Tania reflects on our 'Where Next?' Workshops

Notes from 29th November IDYW discussion, London – Tania de St Croix

At some point, and I’m not sure how this came about, we spontaneously started discussing what’s good about IDYW or what we use it for. I must have thought this was important, or maybe I just found it refreshing, but either way it’s the only part of the meeting where I made detailed notes. The self-critique during the day was useful and probably necessary, but let’s not forget that there’s also something very useful for youth workers and youth work educators about IDYW as it has been for the last four years. The following are near-quotations from those present, written as fully as possible at the time but I couldn’t quite keep up so they’re not entirely verbatim, and if any of them don’t entirely make sense then the responsibility lies with me for not writing them down accurately!

  • IDYW is an alternative, especially when we’re being offered more and more management courses.
  • It reminds us there are alternatives to be fought for.
  • It’s important to put on the table some terms we do not or should not use.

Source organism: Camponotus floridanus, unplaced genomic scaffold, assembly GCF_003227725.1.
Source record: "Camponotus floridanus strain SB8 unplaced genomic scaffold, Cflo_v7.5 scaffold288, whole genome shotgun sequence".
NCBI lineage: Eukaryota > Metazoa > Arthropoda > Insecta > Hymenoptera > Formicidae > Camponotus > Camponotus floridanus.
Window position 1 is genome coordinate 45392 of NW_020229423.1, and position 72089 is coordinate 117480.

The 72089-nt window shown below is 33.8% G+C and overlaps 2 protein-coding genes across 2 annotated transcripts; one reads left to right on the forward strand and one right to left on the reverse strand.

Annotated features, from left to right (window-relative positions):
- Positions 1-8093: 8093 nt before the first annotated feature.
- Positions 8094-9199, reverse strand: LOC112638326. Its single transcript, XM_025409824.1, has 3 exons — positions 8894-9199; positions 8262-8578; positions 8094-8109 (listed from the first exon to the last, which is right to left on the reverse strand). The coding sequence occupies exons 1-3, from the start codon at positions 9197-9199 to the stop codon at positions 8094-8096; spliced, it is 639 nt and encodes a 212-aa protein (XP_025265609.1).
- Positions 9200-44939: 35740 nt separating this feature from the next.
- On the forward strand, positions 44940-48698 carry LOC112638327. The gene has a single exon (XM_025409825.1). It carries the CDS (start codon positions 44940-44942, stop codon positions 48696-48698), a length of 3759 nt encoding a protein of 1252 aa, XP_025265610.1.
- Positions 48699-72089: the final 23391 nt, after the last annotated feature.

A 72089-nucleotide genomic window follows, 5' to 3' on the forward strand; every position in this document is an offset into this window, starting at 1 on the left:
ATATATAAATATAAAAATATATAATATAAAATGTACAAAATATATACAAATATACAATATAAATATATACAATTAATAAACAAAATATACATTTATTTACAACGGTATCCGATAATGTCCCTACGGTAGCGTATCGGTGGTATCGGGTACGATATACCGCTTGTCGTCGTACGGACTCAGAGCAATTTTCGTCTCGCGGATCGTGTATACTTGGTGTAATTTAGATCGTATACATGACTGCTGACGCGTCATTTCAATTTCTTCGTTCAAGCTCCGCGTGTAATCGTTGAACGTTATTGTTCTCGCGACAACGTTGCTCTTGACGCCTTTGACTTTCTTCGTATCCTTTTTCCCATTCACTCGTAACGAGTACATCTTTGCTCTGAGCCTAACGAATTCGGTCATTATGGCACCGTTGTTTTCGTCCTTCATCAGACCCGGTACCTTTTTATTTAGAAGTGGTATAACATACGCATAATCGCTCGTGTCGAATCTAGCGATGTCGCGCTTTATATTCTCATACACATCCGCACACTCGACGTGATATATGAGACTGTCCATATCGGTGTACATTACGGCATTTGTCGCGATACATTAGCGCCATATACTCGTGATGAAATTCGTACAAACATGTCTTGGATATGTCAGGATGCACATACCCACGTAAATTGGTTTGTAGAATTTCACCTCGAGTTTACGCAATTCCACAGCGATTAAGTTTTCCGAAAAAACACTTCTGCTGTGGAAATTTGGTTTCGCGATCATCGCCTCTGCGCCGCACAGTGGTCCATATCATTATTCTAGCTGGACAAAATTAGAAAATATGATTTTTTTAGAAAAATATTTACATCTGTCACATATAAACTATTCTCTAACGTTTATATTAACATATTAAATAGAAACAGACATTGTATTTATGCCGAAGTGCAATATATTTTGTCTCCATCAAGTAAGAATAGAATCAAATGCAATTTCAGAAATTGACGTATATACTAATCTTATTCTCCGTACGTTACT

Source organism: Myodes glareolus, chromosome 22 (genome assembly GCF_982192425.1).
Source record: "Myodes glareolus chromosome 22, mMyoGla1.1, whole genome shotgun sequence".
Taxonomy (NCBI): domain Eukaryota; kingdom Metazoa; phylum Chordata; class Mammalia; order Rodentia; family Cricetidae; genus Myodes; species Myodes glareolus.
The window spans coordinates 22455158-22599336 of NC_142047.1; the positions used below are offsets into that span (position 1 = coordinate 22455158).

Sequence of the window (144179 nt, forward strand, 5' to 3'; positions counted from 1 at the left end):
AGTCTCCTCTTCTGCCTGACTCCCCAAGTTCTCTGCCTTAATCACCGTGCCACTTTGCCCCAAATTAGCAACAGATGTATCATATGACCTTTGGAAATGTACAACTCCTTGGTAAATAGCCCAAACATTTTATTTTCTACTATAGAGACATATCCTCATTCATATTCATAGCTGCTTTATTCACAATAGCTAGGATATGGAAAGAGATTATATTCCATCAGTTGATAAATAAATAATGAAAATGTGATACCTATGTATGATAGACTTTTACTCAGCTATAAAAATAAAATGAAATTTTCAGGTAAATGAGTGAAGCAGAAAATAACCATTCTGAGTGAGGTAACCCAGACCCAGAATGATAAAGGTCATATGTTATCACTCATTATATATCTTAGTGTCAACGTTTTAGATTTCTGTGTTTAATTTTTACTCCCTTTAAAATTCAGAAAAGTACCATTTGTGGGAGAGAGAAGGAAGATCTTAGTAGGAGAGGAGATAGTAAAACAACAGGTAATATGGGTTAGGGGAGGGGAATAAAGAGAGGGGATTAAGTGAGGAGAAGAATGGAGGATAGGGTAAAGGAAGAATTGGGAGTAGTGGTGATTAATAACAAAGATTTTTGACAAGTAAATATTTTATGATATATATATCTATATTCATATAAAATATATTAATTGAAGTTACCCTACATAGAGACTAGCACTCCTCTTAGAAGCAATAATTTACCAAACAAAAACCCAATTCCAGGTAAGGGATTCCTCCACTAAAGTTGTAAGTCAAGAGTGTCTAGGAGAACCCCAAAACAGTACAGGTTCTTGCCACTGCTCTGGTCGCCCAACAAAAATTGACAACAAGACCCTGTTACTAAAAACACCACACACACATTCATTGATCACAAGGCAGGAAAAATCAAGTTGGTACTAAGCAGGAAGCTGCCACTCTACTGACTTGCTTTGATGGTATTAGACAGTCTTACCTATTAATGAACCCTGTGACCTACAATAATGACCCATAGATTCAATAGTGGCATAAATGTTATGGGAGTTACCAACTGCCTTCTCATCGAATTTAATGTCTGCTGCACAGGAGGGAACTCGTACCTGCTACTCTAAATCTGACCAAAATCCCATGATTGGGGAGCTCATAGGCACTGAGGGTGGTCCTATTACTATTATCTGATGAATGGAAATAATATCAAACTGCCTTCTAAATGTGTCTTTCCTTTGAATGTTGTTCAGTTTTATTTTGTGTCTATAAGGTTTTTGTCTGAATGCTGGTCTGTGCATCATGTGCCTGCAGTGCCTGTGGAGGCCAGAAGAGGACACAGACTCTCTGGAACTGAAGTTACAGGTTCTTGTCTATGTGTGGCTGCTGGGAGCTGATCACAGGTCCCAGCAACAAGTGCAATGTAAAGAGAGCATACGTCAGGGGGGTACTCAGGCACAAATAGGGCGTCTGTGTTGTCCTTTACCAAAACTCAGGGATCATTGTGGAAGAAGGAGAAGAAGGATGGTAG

• Getting together with like-minded youth workers is valuable.
  • At IDYW meetings we can call something what it is, talk about the politics.
  • Using the website – I use it all the time.
  • Analysing where we are now, where’s the struggle.
  • Having an ideological space to challenge some of that, question some of that ‘marketisation’.
  • A platform to do something I’d been trying to do for a long time, support youth workers to tell their stories.
  • This is a particular historic moment, it would be wrong to have my imagination censored by the present moment. In Defence is about an important form of practice and if another historic moment arrives, hopefully we’ll have defended enough that there will be something left.
  • It’s about developing radical idealism – In Defence has a principled approach to youth work.
  • In Defence and the London group has given me the strength to do good youth work, to work with my colleagues to set up a really good youth work organisation.
  • I go to lots of meetings discussing the future of youth work in my local area and I tell people that I’m involved in In Defence and it gives me strength and I don’t feel alone.
  • Lots and lots of people have heard of In Defence and feel inspired, or maybe they feel annoyed, and either way they talk about these issues.
  • Being fed with really good information and going away from here and talking about it.
  • Mutual support through sharing.
  • A conscience on people’s shoulders.
  • It’s a reflective space that’s part of my continuous learning and has led me on to do lots of other things.
  • I haven’t got space at work to reflect – London In Defence has given me that.

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